Plans to build a wind farm at a North Staffordshire beauty spot appear to have finally been abandoned.
Renewable energy company West Coast Energy has removed its wind monitoring mast at Maer Hills and announced it has no further interest in the site.
The news has been welcomed by members of the Maer Hills Protection Group, who successfully fought earlier plans for a wind farm at the site.
Newcastle Borough Council refused Claymoss Properties’ proposals to build four 400ft wind turbines in February last year.
And, while West Coast Energy won permission to retain the mast on the site for a further 12 months in January, it has decided against lodging any further application.
It is not known whether this is because the wind measurements at Maer Hills proved unpromising.
A spokesman said confirmed the mast had been taken down.
“We have no further interest in the site and we will not be pursuing any further plans,” he added.
The Maer Hills Protection Group has been fighting the proposals since they first emerged in 2006, through a series of events.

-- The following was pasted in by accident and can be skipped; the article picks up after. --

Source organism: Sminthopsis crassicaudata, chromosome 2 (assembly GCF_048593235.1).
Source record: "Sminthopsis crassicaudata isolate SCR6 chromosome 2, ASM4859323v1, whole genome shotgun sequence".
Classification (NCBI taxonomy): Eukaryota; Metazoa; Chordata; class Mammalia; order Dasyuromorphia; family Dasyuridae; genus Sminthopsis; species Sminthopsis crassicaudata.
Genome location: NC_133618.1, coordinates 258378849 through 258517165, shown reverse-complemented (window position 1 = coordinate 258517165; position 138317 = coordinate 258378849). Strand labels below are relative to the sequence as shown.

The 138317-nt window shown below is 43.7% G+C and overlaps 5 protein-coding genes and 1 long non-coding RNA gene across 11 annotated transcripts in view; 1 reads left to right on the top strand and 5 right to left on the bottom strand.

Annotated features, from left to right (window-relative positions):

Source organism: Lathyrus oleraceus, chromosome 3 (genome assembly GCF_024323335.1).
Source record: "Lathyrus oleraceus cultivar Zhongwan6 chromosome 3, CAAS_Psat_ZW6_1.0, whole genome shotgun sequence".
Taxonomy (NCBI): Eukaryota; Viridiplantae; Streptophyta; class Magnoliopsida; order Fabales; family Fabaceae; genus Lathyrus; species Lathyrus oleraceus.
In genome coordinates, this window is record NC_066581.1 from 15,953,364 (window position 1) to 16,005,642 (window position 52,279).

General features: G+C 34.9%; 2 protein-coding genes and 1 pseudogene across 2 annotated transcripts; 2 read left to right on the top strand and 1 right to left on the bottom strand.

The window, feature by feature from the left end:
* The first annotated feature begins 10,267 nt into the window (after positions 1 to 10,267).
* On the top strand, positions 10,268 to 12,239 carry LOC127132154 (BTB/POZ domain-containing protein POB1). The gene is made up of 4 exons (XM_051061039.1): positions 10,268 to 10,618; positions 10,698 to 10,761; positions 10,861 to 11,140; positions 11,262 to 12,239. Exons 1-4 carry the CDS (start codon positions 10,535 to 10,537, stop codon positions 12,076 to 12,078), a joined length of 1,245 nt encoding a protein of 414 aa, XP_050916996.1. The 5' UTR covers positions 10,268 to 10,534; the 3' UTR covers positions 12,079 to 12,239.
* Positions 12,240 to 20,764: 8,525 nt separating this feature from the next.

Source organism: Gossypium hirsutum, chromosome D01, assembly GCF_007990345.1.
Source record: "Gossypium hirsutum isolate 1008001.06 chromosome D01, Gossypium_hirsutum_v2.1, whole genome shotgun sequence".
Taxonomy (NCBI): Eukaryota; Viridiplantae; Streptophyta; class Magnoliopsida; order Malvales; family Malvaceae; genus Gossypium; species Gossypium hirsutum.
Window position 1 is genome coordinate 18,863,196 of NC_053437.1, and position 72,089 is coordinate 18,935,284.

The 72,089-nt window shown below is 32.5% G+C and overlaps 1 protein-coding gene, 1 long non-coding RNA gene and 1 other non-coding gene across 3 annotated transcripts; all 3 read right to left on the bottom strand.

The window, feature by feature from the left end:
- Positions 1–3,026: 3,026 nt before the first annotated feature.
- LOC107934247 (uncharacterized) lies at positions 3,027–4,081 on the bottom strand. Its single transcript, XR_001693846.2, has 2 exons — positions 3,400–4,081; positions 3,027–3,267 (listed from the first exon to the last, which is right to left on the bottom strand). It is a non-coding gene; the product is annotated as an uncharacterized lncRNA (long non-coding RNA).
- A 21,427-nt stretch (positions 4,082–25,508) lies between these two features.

Claymoss’ planning application eventually prompted around 2,500 letters of objection from residents.
And chairman Alan Parton said members would welcome this latest victory.
He added: “The mast has been there since September 2008 and we finally saw it taken down last week. We’re very pleased. The place looks much more natural now.”
While Mr Parton was glad to see the test mast removed, he said he did not know for certain what the future held for Maer Hills.
But he said future developers would face a real battle in pushing through any plans for a wind farm.
He added: “I think Claymoss spent more than £1 million preparing their planning application, and their plans were refused.
“Anyone else willing to put in another expensive application would have to deal with the 13 reasons the planning committee gave for refusing the Claymoss plans.
“It is a small site and it is only 50 metres away from people’s homes, and so they’d have to deal with problems like that.
“So it might be better for these companies to look elsewhere in the country, or look at off-shore wind farms.
“Hopefully the Maer Hills site will be retained as managed forest now, which is all our group has ever wanted.”
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